WinInfo Daily UPDATE, March 18, 2004

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In the News

- Microsoft Ships Windows XP SP2 RC1 to Testers
- Microsoft and EU Settlement Talks Break Down as Ruling Looms

==== In the News ====

by Paul Thurrott, [email protected]

Microsoft Ships Windows XP SP2 RC1 to Testers

Microsoft alerted me yesterday that the company has shipped the first release candidate (RC) build of Windows XP Service Pack 2 (SP2) to testers and will ship the build to the general public beginning tomorrow. XP SP2 Release Candidate 1 (RC1) contains several new features not found in earlier XP SP2 builds, including unique features for XP Media Center Edition (MCE).
"Microsoft has now released to testers Windows XP SP2 RC1," a company representative told me. "As you know, XP SP2 RC1 is another key milestone in the development of SP2 and is intended to provide a broad range of IT professionals and developers an opportunity to conduct testing and to prepare for deployment."
XP SP2 RC1's new features include the following key enhancements:
- Security Center--a dashboard for configuring Windows Firewall, Automatic Updates, and antivirus protection, the latter of which works with third-party products
- Microsoft Internet Explorer (IE) pop-up window blocker--turned on by default; blocks malicious Web sites from opening unwanted windows
- New Microsoft Windows Update--a much-improved version that provides more efficient access to critical updates
- New Windows Firewall--turned on by default; provides protection from network- and Internet-based attacks
- Integrated Windows Media Player (WMP) 9 Series, Microsoft DirectX 9.0b, Bluetooth, Windows Update Services client, and other features released since the XP first shipped in October 2001
As previously reported, XP SP2 includes the Lonestar updates to XP Tablet PC Edition; users with Tablet PC devices will upgrade their systems to XP Tablet PC Edition 2004 when they install SP2. New to SP2 RC1 is XP MCE 2004 for Media Center PC users. XP MCE 2004 provides new features such as "improved TV picture quality, an enhanced music library, a richer photo experience, and access to music and video on demand through Online Spotlight," according to Microsoft.
Microsoft made the decision to package the XP MCE 2004 and Tablet PC Edition 2004 software with SP2 to give customers the best possible security, the company representative told me. "At this time, \[PC makers\] are no longer providing Windows XP Media Center Edition 2004 upgrades," he said. "However, existing Media Center customers will be able to upgrade to Windows XP Media Center Edition 2004 via XP SP2 once it is released. By providing the Windows XP Media Center Edition 2004 upgrade as part of SP2, customers will also be able to take advantage of the security enhancements that will be in the service pack."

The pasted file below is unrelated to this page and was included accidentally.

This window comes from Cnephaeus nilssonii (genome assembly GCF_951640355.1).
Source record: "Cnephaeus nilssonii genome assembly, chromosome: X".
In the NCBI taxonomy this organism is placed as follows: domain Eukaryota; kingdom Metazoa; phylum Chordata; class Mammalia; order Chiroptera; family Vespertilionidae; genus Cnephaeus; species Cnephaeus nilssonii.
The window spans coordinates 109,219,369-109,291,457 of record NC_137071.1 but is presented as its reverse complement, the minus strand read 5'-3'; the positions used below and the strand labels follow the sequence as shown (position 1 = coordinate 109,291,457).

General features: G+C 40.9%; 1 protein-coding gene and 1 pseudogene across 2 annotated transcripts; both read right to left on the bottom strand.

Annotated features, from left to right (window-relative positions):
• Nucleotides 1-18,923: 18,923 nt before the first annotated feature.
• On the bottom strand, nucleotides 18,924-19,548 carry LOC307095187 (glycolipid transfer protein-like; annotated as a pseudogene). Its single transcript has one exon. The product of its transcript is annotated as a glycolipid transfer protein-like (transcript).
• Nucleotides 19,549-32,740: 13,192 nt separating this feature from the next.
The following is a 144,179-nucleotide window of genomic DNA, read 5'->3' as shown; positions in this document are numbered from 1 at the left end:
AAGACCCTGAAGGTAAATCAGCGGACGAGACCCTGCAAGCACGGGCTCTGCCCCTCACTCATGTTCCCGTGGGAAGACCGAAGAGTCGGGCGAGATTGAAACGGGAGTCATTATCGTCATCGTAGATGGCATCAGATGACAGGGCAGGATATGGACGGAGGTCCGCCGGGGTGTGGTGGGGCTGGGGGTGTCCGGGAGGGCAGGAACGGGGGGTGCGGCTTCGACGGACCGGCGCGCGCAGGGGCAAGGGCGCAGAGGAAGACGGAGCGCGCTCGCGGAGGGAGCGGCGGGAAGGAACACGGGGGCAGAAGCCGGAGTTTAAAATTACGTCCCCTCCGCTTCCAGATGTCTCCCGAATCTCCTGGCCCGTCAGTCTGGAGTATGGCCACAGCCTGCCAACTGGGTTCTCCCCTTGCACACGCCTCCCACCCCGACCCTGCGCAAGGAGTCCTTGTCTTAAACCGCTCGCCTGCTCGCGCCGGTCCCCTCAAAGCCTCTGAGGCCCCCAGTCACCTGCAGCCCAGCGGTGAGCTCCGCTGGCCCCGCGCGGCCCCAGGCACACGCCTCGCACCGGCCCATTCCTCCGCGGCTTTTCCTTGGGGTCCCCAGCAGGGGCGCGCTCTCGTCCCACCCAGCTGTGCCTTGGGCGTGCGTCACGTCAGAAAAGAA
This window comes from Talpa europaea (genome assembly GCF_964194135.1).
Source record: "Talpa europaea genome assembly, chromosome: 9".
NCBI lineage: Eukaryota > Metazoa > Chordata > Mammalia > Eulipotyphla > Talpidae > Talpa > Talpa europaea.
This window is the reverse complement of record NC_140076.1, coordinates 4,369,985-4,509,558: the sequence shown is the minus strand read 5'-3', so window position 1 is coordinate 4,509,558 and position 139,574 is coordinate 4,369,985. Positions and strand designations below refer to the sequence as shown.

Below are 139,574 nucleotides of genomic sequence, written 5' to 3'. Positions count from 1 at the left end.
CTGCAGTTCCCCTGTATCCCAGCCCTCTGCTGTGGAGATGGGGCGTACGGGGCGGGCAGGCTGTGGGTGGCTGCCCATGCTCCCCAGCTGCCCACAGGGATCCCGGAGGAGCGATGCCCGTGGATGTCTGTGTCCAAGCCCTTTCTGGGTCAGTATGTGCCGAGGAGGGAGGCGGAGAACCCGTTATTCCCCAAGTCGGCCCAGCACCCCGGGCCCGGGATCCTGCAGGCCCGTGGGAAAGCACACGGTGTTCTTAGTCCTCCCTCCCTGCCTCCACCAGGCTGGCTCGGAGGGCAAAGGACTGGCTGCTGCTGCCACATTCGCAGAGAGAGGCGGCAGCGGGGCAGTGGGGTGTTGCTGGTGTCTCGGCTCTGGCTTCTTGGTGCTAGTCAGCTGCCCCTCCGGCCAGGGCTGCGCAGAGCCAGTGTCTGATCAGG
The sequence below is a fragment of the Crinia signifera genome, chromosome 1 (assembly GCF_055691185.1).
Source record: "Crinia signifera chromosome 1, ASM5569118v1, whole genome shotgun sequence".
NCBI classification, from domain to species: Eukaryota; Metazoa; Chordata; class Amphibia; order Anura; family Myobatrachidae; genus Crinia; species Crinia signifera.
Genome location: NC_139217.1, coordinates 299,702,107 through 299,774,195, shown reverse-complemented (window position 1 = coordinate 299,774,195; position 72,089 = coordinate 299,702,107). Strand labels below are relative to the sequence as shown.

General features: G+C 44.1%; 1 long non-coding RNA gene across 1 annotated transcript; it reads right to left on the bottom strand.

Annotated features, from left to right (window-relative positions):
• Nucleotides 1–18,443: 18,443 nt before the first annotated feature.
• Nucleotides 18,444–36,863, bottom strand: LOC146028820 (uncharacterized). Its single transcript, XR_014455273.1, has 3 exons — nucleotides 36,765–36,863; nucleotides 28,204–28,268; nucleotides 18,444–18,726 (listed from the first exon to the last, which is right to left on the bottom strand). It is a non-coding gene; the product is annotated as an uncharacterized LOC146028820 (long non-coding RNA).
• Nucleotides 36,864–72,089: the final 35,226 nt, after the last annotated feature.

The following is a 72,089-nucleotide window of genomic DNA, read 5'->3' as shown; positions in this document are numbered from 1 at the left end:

For users eager to test the new service pack, the big news is the Windows XP Service Pack 2 Technical Preview Program, through which Microsoft will distribute RC1 to interested parties. Beginning tomorrow, March 19, the program will be available from the Microsoft TechNet Web site (note that this URL won't work until sometime tomorrow).

Microsoft and EU Settlement Talks Break Down as Ruling Looms

European Union (EU) Competition Commissioner Mario Monti said this morning that settlement talks between the EU and Microsoft have broken down, and he will now present his draft ruling against the software giant next week as scheduled. Earlier this week, Microsoft CEO Steve Ballmer made an emergency trip to Brussels, Belgium, to try to secure a settlement with the EU, which will charge the company with antitrust abuses and levy conduct controls and a fine.
"I'd just like to inform you that a settlement to the Microsoft case has not been possible," Monti said. "We made substantial progress toward resolving the problems that had arisen in the past, but we were unable to agree on commitments for future conduct. In the end I had to decide what was best for competition and consumers in Europe. \[They\] will be better served with a decision that creates a strong precedent. It is essential to have a precedent that will set clear principles for the future conduct of a company with such a strong dominant position in the market."
As reported yesterday in WinInfo Daily UPDATE, Monti would have agreed to a settlement only if Microsoft agreed to terms that went beyond the punishments the EU will issue next week, and the company obviously balked at that possibility. Monti praised the Microsoft settlement-negotiation team's "constructive and cooperative spirit" and "high degree of professionalism," however.
The EU will issue its verdict on March 24. Observers expect the EU to fine Microsoft $150 million to $250 million, require the company to ship a version of Windows that doesn't include Windows Media Player (WMP), and give competitors more technical information about its server products.

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